I am not a long term trader and do not hold a very strong conviction on long term views but I do think short term traders should understand how the longer term investors might be positioning themselves. Here are my thoughts on the possible scenarios that might play out in the economy and the market through the end of the year.
At this stage you have an economy which is moderately growing with a moderate level of job growth. The amount of monetary stimulus is very high. Fiscal stimulus is fading slowly.
Going forward over the next few months there is a high likelihood that monetary stimulus will start receding with the end of QE2. Fiscally also there will be more headwinds as the focus shifts to spending cuts and maybe even tax increases down the road.
Under these circumstance I can see 2 major scenarios playing out.
1. The current organic momentum in the economy is not strong enough to encounter the end of stimulus and a minor correction in the stock market leads to a full fledged bear market and a strong slowdown in GDP by the end of the year. Under this scenario we might have already seen or will see the high of the year within the next few weeks and then keep going down for most of the year and end somewhere between 1000-1100 in the s&p 500.
2. The second scenario is that the organic momentum in the economy is strong enough to keep growth going. In this scenario, I think we will still see a correction in the market during the summer (due to high uncertainty of what happens in the economy after QE2), but when the market sees that the economy and job growth are still holding up, the market will mount a strong rally and end the year around 1400 in the s&p 500.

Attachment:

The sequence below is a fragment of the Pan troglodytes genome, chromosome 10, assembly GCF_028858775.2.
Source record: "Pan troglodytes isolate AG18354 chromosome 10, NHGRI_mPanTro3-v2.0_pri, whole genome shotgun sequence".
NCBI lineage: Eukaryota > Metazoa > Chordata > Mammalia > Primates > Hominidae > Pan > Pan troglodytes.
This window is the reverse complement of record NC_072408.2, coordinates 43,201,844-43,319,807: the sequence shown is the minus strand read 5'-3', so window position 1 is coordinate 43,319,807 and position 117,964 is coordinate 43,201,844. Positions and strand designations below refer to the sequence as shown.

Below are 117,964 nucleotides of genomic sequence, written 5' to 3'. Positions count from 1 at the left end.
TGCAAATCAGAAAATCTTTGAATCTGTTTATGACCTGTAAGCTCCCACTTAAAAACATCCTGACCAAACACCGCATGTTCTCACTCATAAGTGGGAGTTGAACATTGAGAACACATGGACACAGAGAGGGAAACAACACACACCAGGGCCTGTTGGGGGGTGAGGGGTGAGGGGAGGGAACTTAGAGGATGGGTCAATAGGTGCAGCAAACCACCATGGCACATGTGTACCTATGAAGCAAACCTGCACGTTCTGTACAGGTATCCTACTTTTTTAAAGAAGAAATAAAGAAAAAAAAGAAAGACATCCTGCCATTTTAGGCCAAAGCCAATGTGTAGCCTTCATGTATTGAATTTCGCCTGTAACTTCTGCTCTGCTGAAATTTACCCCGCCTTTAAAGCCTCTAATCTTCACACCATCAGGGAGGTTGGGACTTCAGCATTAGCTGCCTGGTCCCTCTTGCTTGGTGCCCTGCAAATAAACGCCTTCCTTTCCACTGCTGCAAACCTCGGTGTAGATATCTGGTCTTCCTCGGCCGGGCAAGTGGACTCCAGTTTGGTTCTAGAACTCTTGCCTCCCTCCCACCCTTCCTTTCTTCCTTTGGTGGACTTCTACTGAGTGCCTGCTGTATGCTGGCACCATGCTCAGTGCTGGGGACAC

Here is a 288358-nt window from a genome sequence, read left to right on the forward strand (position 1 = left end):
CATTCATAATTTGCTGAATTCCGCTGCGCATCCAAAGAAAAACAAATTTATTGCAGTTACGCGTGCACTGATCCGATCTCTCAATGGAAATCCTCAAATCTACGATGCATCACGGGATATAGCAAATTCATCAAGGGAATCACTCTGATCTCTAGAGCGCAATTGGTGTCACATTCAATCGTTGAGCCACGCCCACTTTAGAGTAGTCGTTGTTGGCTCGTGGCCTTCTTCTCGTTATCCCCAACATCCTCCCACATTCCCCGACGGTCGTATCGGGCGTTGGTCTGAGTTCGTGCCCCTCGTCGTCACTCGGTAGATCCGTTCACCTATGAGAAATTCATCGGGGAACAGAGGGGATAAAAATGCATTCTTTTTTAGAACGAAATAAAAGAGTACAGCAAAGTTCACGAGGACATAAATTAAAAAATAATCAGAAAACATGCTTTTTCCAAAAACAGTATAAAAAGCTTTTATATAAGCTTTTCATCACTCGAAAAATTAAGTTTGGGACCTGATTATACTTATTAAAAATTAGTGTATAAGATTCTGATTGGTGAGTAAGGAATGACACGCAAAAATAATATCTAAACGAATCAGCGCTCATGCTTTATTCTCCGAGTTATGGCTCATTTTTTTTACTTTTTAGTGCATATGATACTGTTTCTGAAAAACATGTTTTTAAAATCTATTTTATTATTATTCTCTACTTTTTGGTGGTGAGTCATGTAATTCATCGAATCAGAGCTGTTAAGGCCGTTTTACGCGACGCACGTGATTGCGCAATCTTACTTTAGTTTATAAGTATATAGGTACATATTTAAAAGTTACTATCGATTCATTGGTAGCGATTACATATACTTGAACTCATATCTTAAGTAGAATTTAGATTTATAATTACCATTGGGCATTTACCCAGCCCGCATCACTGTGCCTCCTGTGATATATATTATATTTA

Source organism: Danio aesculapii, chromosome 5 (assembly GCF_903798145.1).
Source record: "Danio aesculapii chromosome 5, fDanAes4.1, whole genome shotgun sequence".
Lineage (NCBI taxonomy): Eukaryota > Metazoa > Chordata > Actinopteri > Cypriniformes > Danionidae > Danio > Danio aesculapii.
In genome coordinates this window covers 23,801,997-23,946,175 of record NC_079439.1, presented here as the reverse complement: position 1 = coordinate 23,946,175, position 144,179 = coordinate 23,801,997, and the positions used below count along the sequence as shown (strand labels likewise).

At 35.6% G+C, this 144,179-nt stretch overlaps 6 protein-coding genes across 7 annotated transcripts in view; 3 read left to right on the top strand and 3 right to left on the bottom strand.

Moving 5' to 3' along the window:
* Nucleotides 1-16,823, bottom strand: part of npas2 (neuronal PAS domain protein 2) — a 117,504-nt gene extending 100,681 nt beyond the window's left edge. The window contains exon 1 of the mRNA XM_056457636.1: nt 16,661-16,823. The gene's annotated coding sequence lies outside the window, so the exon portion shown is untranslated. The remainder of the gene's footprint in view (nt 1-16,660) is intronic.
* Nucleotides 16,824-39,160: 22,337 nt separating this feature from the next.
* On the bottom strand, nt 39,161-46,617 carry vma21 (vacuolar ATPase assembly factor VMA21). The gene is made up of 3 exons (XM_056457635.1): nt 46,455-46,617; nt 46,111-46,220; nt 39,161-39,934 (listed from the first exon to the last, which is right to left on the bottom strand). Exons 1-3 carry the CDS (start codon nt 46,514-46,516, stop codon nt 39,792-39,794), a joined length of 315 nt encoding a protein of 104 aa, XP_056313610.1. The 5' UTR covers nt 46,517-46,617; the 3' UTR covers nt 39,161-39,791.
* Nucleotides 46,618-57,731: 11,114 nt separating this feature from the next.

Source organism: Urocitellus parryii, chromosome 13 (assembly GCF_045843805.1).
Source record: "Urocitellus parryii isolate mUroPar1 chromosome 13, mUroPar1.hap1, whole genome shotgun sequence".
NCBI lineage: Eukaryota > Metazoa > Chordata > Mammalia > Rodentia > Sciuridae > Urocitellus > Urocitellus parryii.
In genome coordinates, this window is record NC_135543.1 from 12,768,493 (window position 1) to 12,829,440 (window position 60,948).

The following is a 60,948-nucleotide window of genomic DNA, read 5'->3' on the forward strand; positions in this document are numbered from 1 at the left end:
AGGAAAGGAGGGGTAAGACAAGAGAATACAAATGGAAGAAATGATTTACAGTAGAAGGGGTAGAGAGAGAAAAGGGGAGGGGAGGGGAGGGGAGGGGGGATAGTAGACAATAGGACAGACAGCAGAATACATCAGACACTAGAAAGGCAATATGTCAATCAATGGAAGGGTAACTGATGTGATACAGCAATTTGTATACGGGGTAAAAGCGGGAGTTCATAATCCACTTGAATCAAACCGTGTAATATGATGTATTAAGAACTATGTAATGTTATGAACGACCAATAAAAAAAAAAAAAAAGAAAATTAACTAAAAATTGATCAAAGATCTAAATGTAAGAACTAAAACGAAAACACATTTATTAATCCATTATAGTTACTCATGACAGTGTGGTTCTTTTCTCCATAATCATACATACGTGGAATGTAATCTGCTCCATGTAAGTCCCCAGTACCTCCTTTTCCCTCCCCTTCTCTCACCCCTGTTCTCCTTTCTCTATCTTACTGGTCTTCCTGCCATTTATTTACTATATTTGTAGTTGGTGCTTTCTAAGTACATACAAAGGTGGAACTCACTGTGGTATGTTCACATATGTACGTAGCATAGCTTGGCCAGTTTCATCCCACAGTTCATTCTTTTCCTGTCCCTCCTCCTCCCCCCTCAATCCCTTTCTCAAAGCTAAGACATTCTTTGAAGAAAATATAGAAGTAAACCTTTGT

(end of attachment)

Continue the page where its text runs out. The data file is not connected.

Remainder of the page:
At this stage I am leaning more towards the second more bullish scenario. The main reason is that I think once job creation starts in an economy it does not reverse unless there are some major inefficiencies in the economy. At this stage I think the economy is running very lean and corporate profitability is very high. We might see some shrinkage in corporate profit margins but that does not mean job growth cannot continue. When you look at longer term unemployment charts you can see that once it drops from a peak the unemployment rate keeps dropping for some time, it does not reverse and hit a new peak very fast. If you look at the graph below we have turned down from a significant peak and it does look like the rate will keep dropping for some more time. Therefore I think due to continuing job growth the economy should be able to manage moderate GDP growth.